DOC.

40

231

direction

of

motion had

changed

drastically,

and

in

a

completely

irregular

manner,

already

in

the extraordinarily short time d.

It is therefore

impossible-at

least for ultramicroscopic

particles-to

determine v2

by

observation.

3.

If

we

limit ourselves

to

the

investigation

of the paths,

or-to

be

more

precise-of

the

changes

of

position,

in times

r

that

are

substantially

greater

than

$,

we

will

have

according

to

the

molecular

theory

of heat

[9]

T7

_

rz

W

1

T'

3S7

'

where

yx

denotes the

change

of the

particle's

x-coordinate

occurring during

r.

As

the

mean

velocity

in the time interval

r

we can

define the

quantity

where

we

put

for brevity

*2

w

fr

RT

1

-w

But

this

mean

velocity increases

as r

decreases;

as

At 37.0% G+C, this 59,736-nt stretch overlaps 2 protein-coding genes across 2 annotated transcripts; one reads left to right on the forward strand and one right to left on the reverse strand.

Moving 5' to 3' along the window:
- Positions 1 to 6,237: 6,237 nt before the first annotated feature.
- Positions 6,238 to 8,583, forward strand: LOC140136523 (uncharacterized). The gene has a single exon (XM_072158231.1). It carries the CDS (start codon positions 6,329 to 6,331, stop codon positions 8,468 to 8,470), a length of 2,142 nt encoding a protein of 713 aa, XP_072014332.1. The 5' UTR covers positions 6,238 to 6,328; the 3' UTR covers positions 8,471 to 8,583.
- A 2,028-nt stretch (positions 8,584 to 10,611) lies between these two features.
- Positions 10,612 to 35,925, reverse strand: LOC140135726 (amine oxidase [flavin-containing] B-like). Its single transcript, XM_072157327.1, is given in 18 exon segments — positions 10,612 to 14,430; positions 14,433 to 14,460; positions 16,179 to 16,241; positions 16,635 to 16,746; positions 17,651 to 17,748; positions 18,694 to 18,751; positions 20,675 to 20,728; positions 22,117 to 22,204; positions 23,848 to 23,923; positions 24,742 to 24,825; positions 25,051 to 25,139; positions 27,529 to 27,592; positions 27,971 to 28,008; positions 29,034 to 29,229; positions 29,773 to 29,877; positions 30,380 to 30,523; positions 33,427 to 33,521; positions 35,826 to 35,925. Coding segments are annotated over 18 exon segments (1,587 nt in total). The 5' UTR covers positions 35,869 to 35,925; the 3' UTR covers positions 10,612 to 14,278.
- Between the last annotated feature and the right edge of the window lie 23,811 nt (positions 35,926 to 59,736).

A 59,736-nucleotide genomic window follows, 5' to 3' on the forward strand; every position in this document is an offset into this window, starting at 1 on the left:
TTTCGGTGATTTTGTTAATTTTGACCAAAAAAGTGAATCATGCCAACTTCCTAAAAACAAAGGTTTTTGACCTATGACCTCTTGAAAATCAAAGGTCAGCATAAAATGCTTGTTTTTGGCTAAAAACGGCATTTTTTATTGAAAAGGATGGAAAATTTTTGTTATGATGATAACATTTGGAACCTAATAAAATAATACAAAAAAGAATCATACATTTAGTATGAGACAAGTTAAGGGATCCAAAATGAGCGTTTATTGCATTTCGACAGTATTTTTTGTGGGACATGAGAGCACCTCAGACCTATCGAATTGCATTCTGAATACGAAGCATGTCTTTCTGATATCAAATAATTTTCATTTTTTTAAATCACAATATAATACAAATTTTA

long

as r

is

large

compared

with

d,

the

velocity does not

approach any

limiting value with

decreasing

r.

Since

an

observer

operating

with

certain

means

of observation in

a cer-

tain

manner can never

perceive paths

traveled in arbitrarily short

times,

a

certain

mean

velocity

will

always

appear

to

him

as

instantaneous

velocity.

But

it is clear that

no

objective

property

of the

motion investigated

corresponds

to

the

velocity

so

obtained,

at

least if the

theory corresponds

to

the facts.

Bern, January 1907.

(Received

on

22 January)

[10]

[11]